Location: Location not imported yet.Title: Expression of proglucagon and proglucagon-derived peptide hormone receptor genes in the chicken) Author
Submitted to: International Symposium on Avian Endocrinology Proceedings
Publication Type: Abstract only
Publication Acceptance Date: 4/11/2008
Publication Date: 7/11/2008
Citation: Richards, M.P., McMurtry, J.P. 2008. Expression of proglucagon and proglucagon-derived peptide hormone receptor genes in the chicken [abstract]. In: Proceedings of the Ninth International Symposium on Avian Endocrinology. Abstract Number S4. Interpretive Summary:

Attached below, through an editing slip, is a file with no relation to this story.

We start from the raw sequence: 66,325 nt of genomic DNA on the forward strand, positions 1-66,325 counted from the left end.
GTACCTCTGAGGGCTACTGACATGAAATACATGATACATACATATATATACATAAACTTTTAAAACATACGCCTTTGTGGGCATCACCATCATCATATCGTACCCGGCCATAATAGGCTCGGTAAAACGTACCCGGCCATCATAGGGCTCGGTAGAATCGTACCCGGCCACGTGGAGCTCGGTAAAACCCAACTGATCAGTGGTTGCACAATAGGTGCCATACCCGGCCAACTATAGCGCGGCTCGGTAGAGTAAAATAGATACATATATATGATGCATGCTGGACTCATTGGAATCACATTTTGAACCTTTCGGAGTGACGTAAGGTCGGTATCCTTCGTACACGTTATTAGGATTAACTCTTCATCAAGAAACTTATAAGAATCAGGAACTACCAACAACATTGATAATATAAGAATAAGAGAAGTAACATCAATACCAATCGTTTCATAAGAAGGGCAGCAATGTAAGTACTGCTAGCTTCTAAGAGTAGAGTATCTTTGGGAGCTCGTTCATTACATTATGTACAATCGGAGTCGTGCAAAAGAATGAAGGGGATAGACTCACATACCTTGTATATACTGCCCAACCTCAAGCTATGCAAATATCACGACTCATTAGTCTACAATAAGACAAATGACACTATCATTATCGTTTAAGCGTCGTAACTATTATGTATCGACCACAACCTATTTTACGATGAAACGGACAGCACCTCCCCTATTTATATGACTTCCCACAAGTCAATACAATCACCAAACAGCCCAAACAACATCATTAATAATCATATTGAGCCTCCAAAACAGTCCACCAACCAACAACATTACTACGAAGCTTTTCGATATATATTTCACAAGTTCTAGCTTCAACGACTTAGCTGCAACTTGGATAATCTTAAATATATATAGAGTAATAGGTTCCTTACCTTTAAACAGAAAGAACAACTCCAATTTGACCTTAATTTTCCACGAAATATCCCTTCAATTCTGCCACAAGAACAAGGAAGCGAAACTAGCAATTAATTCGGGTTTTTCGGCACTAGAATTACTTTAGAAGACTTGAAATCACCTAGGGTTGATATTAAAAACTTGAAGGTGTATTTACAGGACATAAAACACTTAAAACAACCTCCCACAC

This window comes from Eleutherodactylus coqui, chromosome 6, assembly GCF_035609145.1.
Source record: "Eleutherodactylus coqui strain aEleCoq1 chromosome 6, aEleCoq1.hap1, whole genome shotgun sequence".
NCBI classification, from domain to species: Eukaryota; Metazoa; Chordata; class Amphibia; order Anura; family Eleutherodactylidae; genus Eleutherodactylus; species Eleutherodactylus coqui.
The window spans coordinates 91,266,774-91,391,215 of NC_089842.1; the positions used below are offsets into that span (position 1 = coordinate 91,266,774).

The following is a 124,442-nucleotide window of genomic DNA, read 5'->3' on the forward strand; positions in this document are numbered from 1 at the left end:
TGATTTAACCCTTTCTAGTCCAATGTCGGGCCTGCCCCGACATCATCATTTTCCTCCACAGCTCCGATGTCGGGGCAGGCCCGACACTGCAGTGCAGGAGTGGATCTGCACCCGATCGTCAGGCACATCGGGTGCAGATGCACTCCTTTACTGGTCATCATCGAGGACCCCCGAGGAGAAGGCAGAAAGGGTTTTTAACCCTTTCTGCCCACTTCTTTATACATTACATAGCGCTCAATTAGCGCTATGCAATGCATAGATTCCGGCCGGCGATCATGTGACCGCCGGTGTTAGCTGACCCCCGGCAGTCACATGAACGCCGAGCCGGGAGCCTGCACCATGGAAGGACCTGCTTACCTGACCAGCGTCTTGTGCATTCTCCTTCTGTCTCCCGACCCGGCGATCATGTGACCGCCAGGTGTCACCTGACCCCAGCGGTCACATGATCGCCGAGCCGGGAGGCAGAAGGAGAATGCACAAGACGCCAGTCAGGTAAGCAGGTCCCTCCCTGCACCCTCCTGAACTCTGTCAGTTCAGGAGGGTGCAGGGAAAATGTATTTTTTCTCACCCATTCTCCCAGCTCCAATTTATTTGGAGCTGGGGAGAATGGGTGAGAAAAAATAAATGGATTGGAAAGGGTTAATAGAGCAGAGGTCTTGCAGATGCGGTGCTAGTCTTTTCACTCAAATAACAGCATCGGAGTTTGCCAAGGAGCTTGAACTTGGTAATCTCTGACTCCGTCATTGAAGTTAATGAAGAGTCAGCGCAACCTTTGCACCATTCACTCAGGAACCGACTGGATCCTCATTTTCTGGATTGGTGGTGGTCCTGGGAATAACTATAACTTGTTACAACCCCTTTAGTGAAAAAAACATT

Technical Abstract: To better understand how the glucagon system functions in birds, we utilized a molecular cloning strategy to sequence and characterize the chicken proglucagon gene. This gene has seven exons and six introns with evidence for an additional (alternate) first exon and two promoter regions. Two classes of proglucagon mRNA transcripts (PGA and PGB), produced by 3’-end alternative splicing, were co-expressed in all tissues examined with pancreas and proventriculus showing the highest levels. Although both mRNA classes contained coding sequence for glucagon and GLP-1, PGA lacked sequence for GLP-2 that was included in PGB. Both PGA and PGB exhibited two variants, each with a different 5’-end arising from alternate promoter and alternate first exon usage. Fasting and refeeding had no effect on proglucagon mRNA expression despite significant changes in plasma glucagon levels. To investigate potential differences in proglucagon precursor processing among tissues, mRNA expression for two prohormone convertase (PC) genes was analyzed. PC2 mRNA was predominantly expressed in pancreas and proventriculus, whereas PC1/3 mRNA was more highly expressed in duodenum and brain. We also determined mRNA expression of the specific receptor genes for glucagon, GLP-1 and GLP-2 to help define major sites of hormone action. Glucagon receptor mRNA was most highly expressed in liver and abdominal fat, whereas GLP-1 and GLP-2 receptor genes were highly expressed in the gastrointestinal tract, brain, pancreas and abdominal fat. Our results offer new insights into structure and function of the chicken proglucagon gene, processing of the precursor proteins and potential activity sites for proglucagon-derived peptide hormones mediated by their receptors.